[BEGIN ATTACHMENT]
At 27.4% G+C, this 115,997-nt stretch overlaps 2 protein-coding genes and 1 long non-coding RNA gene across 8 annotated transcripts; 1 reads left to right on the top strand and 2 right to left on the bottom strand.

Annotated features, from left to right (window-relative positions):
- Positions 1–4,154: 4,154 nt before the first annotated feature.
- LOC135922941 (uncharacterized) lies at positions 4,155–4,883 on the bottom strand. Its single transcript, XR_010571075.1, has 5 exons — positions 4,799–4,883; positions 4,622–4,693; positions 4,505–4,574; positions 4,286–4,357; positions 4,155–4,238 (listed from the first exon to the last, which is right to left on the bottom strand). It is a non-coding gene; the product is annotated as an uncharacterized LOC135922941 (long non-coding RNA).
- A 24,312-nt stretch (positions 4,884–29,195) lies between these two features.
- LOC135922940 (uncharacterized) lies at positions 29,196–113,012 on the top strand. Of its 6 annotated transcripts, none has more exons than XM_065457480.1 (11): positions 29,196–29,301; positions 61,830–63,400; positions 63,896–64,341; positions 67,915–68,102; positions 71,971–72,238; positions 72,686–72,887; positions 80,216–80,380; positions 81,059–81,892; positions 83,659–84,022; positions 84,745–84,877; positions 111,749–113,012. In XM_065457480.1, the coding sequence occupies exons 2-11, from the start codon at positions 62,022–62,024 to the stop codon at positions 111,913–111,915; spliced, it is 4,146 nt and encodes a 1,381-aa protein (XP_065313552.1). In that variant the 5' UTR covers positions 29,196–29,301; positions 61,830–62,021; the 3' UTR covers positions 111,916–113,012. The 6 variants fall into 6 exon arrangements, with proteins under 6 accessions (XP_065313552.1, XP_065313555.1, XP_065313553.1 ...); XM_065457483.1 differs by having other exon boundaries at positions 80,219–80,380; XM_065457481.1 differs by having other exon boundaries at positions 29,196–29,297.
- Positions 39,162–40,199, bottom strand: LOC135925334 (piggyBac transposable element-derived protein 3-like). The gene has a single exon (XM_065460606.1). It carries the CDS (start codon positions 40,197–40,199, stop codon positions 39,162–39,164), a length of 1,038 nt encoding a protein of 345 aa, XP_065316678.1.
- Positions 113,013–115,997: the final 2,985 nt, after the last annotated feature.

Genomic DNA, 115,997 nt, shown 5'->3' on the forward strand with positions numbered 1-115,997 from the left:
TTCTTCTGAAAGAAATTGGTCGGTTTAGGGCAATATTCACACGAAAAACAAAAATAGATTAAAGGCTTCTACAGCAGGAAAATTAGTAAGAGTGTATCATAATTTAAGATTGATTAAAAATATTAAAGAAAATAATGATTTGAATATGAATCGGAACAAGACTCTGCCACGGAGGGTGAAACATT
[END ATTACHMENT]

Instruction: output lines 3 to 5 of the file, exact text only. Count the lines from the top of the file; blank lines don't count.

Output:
- Positions 1–4,154: 4,154 nt before the first annotated feature.
- LOC135922941 (uncharacterized) lies at positions 4,155–4,883 on the bottom strand. Its single transcript, XR_010571075.1, has 5 exons — positions 4,799–4,883; positions 4,622–4,693; positions 4,505–4,574; positions 4,286–4,357; positions 4,155–4,238 (listed from the first exon to the last, which is right to left on the bottom strand). It is a non-coding gene; the product is annotated as an uncharacterized LOC135922941 (long non-coding RNA).
- A 24,312-nt stretch (positions 4,884–29,195) lies between these two features.